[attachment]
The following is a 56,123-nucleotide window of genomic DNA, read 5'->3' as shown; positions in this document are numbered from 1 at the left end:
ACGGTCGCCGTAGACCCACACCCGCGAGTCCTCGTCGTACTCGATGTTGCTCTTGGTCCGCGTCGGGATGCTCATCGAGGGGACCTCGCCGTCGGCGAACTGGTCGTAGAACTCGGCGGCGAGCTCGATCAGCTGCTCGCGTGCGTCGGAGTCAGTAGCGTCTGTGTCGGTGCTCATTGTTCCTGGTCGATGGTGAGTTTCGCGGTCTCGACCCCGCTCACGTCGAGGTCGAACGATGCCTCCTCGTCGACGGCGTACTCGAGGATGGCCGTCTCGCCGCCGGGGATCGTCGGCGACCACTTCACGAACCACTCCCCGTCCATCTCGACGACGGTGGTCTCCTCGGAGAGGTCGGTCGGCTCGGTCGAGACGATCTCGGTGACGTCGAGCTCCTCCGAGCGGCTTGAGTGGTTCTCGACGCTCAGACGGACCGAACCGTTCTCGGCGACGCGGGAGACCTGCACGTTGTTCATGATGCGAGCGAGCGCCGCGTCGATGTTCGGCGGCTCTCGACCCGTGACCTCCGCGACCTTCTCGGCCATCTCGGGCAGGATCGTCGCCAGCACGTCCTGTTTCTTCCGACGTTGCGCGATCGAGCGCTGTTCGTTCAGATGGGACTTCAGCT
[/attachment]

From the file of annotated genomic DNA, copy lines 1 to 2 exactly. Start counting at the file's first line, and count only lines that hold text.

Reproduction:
The following is a 56,123-nucleotide window of genomic DNA, read 5'->3' as shown; positions in this document are numbered from 1 at the left end:
ACGGTCGCCGTAGACCCACACCCGCGAGTCCTCGTCGTACTCGATGTTGCTCTTGGTCCGCGTCGGGATGCTCATCGAGGGGACCTCGCCGTCGGCGAACTGGTCGTAGAACTCGGCGGCGAGCTCGATCAGCTGCTCGCGTGCGTCGGAGTCAGTAGCGTCTGTGTCGGTGCTCATTGTTCCTGGTCGATGGTGAGTTTCGCGGTCTCGACCCCGCTCACGTCGAGGTCGAACGATGCCTCCTCGTCGACGGCGTACTCGAGGATGGCCGTCTCGCCGCCGGGGATCGTCGGCGACCACTTCACGAACCACTCCCCGTCCATCTCGACGACGGTGGTCTCCTCGGAGAGGTCGGTCGGCTCGGTCGAGACGATCTCGGTGACGTCGAGCTCCTCCGAGCGGCTTGAGTGGTTCTCGACGCTCAGACGGACCGAACCGTTCTCGGCGACGCGGGAGACCTGCACGTTGTTCATGATGCGAGCGAGCGCCGCGTCGATGTTCGGCGGCTCTCGACCCGTGACCTCCGCGACCTTCTCGGCCATCTCGGGCAGGATCGTCGCCAGCACGTCCTGTTTCTTCCGACGTTGCGCGATCGAGCGCTGTTCGTTCAGATGGGACTTCAGCT